When I visited Ireland last summer, I expected the bars of Dublin and Belfast to be awash in Guinness and Irish whiskey. I wasn’t disappointed.
What surprised me, though, was the prominence of gin. Bar shelves were lined with extensive collections of regional gins. Drink lists featured multiple gin-forward cocktails. Bartenders were eager to expound upon their favorite brands.
Here in the States, gin remains somewhat overlooked. Despite a growing number of craft distilleries churning out new, creative varieties of the juniper-based spirit, it has yet to achieve anything approaching the same popularity as whiskey.
Our Fathers is betting that will change.
Jewish Deli and Gin Joint
A modern restaurant and takeout shop offering and contemporary Jewish cooking, Our Fathers is also Boston’s only bona fide gin bar.
With a staggering array of local, regional, and international gins at its disposal, the bar team aims is to dispel some of the myths about gin and help people better appreciate the spirit. They’ve been right about this sort of thing before; Our Fathers is part of the same restaurant group that opened the whiskey-centric Citizen Public House in 2010, a time when the world wasn’t quite so obsessive about brown spirits.
Our Fathers’ beverage program makes it a destination for gin lovers while offering a warm welcome for those who are wary of the spirit. There are simple, familiar drinks like a Tom Collins, along with a variety of martinis and gin and tonics made with revolving gins and mixers.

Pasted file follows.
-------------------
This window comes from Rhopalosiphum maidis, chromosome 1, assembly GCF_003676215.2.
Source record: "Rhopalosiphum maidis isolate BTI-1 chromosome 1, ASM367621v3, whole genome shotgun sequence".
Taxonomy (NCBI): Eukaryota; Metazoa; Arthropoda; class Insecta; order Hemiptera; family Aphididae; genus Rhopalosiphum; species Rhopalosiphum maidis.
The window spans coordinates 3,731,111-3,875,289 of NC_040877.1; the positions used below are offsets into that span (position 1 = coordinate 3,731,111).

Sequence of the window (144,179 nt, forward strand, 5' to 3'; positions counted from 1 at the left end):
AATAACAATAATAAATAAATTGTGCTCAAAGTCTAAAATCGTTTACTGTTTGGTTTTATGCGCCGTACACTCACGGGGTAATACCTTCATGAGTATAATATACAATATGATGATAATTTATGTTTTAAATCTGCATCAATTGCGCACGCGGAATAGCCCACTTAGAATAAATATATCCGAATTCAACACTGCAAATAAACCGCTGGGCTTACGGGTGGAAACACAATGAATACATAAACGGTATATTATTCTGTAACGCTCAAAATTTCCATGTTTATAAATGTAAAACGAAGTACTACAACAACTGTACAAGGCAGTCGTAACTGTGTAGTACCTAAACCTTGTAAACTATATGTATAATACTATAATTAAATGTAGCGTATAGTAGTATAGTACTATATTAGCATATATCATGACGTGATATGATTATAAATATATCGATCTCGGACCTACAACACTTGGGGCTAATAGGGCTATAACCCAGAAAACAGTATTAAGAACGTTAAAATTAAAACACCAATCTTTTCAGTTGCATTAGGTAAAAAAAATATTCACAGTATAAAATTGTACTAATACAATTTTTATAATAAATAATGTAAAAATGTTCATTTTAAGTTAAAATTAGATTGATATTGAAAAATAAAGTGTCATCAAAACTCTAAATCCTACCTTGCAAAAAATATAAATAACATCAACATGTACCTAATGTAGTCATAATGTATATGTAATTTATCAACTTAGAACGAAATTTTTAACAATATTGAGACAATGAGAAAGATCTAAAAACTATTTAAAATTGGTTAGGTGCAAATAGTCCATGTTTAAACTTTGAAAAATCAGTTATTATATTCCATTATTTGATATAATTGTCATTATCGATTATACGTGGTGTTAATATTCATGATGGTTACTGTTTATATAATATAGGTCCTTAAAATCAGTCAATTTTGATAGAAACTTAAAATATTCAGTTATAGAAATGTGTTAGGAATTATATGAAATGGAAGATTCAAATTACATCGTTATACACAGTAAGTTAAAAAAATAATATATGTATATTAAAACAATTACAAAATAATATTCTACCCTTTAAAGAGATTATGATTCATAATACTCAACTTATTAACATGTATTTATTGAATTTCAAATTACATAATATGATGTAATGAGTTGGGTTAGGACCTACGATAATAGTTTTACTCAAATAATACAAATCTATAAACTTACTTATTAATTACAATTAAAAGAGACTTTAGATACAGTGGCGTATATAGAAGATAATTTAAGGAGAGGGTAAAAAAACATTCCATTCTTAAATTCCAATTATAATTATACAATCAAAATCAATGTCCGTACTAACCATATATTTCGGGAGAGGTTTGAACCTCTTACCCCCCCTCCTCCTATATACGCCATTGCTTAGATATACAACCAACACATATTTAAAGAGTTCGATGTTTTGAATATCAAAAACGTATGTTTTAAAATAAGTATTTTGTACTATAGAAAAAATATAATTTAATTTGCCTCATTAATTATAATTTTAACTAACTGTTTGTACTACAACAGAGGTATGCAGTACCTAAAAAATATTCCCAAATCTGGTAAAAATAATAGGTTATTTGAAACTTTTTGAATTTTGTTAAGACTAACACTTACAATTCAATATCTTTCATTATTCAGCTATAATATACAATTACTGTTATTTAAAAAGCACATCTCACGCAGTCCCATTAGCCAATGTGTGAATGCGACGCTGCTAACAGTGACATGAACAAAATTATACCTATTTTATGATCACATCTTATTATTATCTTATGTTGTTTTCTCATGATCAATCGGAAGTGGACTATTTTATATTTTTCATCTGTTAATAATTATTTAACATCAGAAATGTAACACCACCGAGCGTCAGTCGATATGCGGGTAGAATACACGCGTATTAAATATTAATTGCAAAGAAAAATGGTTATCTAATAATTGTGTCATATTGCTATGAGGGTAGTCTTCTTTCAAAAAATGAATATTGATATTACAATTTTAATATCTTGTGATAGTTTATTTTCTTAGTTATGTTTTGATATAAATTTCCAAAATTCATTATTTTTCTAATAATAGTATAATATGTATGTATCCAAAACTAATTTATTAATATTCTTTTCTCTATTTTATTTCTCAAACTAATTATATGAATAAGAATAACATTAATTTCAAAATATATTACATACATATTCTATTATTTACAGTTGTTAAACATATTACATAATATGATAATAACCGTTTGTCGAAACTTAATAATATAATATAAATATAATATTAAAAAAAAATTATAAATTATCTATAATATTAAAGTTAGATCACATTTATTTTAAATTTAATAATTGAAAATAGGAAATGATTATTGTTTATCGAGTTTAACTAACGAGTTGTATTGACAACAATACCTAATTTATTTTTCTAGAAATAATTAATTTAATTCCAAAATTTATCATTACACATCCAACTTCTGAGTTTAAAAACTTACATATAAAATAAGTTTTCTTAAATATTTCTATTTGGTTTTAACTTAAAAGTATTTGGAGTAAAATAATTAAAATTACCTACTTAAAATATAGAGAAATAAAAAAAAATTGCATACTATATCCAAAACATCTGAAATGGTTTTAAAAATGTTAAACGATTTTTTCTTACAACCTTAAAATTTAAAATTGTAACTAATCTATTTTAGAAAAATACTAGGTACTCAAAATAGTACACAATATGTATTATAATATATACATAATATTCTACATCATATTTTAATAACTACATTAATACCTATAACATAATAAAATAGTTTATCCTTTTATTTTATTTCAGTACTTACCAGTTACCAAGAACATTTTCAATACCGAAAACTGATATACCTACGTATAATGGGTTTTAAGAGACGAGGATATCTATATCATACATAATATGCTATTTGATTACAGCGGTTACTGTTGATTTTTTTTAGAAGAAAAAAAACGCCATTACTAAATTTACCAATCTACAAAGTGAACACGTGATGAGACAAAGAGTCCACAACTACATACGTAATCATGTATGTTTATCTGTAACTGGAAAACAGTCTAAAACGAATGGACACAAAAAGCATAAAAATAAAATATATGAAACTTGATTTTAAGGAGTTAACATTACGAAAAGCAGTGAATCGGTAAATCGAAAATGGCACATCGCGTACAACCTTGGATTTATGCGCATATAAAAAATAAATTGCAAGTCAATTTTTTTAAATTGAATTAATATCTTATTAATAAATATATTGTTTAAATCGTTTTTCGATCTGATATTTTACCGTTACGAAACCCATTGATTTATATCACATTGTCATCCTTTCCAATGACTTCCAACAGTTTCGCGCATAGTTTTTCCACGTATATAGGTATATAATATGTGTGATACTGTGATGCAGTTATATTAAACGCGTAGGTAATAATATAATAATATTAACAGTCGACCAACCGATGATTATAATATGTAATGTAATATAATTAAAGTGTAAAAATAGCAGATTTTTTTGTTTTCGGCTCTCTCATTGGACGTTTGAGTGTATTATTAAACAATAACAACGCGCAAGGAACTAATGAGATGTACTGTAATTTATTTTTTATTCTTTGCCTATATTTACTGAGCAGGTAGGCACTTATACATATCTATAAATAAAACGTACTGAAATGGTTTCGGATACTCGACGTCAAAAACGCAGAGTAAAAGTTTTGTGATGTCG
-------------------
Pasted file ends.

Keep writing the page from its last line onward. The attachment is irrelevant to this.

There’s also a slew of traditional gin cocktails, such as the Corpse Reviver #2. Made with gin, white wine aperitif, Cointreau, and lemon, it’s a straightforward and refreshing take on a classic.
But where Our Fathers truly shines is with its list of “new classics” and original cocktails.
The Calvin Broadas, Jr. (better known as Snoop Dogg; I guess it was inevitable that a gin-and-juice reference would show up somewhere) is a perfectly balanced drink made with GrandTen Wire Works gin, Bounty rum, pineapple, cranberry, and cream.
Nina Simone, named for the late singer, combines Glendalough Wild Botanical gin, Citadelle Old Tom gin, and lemon, with a Dianthus flower embedded in a large ice cube. This beauty is nice and dry, with a wisp of citrus and aromatics on the nose.
And the Bernard DeVoto, an after-dinner drink created by bar manager Kayla Quigley, combines Sipsmith gin, Campari, coffee syrup, and orange bitters.
With coffee, bitter, and botanical notes, this one hits the spot after one of Our Fathers’ outstanding pastrami sandwiches.
Address: 197 North Harvard Street, Allston
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